New drug combo kills leukemia cells by shutting down their energy source

May 17th, 2008 - 1:07 pm ICT by admin  

Washington, May 17 (ANI): Researchers at The University of Texas M. D. Anderson Cancer Center have taken a major step forward in the fight against leukaemia, by discovering a drug combination that kills leukemia cells by shutting down their energy source and hastening cell starvation.

In a preclinical study, Lauren Akers, D.O., postdoctoral fellow from the Children’s Cancer Hospital at M. D. Anderson, found that combining a novel glycolysis inhibitor, 3-BrOP, with mTOR inhibitor, rapamycin, induced more than 90 percent cell death in human tissue cultures of acute lymphocytic leukemia.

“We already knew that 3-BrOP was effective in preclinical research of glioblastoma, colon cancer and lymphoma, and most recently acute leukemias” said Akers, lead investigator on the study.

“We also knew that mTOR inhibitors intensify cellular starvation. This study showed that the two together have a more powerful impact on treating acute lymphocytic leukemia, which is the most common childhood cancer, she added.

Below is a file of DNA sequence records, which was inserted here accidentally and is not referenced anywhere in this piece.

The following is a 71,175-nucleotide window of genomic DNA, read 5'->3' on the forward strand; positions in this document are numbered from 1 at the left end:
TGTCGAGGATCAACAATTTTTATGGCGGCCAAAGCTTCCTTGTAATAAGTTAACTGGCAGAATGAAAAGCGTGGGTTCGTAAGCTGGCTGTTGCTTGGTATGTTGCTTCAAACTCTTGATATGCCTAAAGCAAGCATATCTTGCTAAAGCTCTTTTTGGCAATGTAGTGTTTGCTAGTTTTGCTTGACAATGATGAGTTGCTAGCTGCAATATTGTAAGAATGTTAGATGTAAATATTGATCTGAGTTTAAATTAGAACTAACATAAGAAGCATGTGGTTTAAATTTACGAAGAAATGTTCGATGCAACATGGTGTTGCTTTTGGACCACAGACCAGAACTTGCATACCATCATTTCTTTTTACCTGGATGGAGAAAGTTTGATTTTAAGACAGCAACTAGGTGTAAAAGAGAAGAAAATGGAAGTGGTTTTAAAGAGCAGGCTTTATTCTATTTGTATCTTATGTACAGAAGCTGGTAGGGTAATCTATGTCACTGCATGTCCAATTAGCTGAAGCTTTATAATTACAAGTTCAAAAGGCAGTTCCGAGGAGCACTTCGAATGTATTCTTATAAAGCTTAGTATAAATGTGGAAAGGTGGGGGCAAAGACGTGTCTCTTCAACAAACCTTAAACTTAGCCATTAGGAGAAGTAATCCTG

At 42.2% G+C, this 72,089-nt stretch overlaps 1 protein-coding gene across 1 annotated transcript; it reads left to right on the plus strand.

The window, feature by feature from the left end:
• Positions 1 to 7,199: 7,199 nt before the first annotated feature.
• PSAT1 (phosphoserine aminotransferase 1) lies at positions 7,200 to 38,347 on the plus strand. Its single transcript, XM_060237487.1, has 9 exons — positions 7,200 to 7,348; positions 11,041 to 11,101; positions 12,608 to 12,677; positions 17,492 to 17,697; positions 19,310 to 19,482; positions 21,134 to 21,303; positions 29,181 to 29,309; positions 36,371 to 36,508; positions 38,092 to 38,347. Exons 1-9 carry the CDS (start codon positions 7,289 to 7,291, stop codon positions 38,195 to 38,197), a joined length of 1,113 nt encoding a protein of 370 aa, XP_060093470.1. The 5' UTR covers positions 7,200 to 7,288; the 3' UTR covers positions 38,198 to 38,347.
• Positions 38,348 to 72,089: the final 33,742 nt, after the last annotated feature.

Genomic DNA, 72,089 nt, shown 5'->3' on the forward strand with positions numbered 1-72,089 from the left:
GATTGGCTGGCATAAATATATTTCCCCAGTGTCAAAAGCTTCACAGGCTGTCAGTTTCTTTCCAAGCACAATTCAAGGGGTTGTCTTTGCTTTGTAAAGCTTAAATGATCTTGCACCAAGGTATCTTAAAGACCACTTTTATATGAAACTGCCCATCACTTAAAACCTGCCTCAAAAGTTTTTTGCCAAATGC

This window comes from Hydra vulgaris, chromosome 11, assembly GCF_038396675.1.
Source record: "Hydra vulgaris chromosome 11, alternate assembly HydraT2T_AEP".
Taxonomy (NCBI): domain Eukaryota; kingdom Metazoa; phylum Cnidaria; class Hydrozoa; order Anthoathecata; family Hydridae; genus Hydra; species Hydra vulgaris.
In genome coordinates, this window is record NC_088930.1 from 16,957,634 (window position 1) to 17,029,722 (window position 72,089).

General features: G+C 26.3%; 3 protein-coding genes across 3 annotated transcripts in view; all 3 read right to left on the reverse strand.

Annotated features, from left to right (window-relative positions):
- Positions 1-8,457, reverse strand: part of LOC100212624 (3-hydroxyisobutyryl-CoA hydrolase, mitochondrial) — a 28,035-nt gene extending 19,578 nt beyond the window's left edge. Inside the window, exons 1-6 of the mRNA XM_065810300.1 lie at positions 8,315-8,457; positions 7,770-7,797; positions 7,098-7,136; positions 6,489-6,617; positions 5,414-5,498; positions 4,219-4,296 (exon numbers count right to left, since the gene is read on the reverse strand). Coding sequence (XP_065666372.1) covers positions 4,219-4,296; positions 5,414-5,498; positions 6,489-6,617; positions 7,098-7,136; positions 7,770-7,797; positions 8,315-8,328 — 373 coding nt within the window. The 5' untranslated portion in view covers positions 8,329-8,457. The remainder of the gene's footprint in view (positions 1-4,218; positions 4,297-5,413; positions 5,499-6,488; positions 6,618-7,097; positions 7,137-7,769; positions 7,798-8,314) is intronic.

Glycolysis is a process that turns glucose into energy for cells. Unlike healthy cells that get their energy for growth from both glycolysis and respiration, cancer cells are highly dependent on glycolysis.

Using the M. D. Anderson-developed drug, 3-BrOP, researchers inhibited glycolysis, thus starving the leukemia cells from their energy source while leaving healthy cells free to get their energy from respiration.

Rapamycin is an mTOR inhibitor that keeps cancer cells from coping with stress, thus resulting in cell death. When researchers on the study combined the two drugs, they discovered a synergistic effect.

“We found that a lower dosage of 3-BrOP with rapamycin created the same results of more than 90 percent tumor cell death. Theoretically, we believe that patients will better tolerate the therapy by lowering the dosage of 3-BrOP and combining it with rapamycin, said Akers.

The team now plans to conduct additional mouse studies, which could lead to a Phase I clinical trial some time in the future. (ANI)

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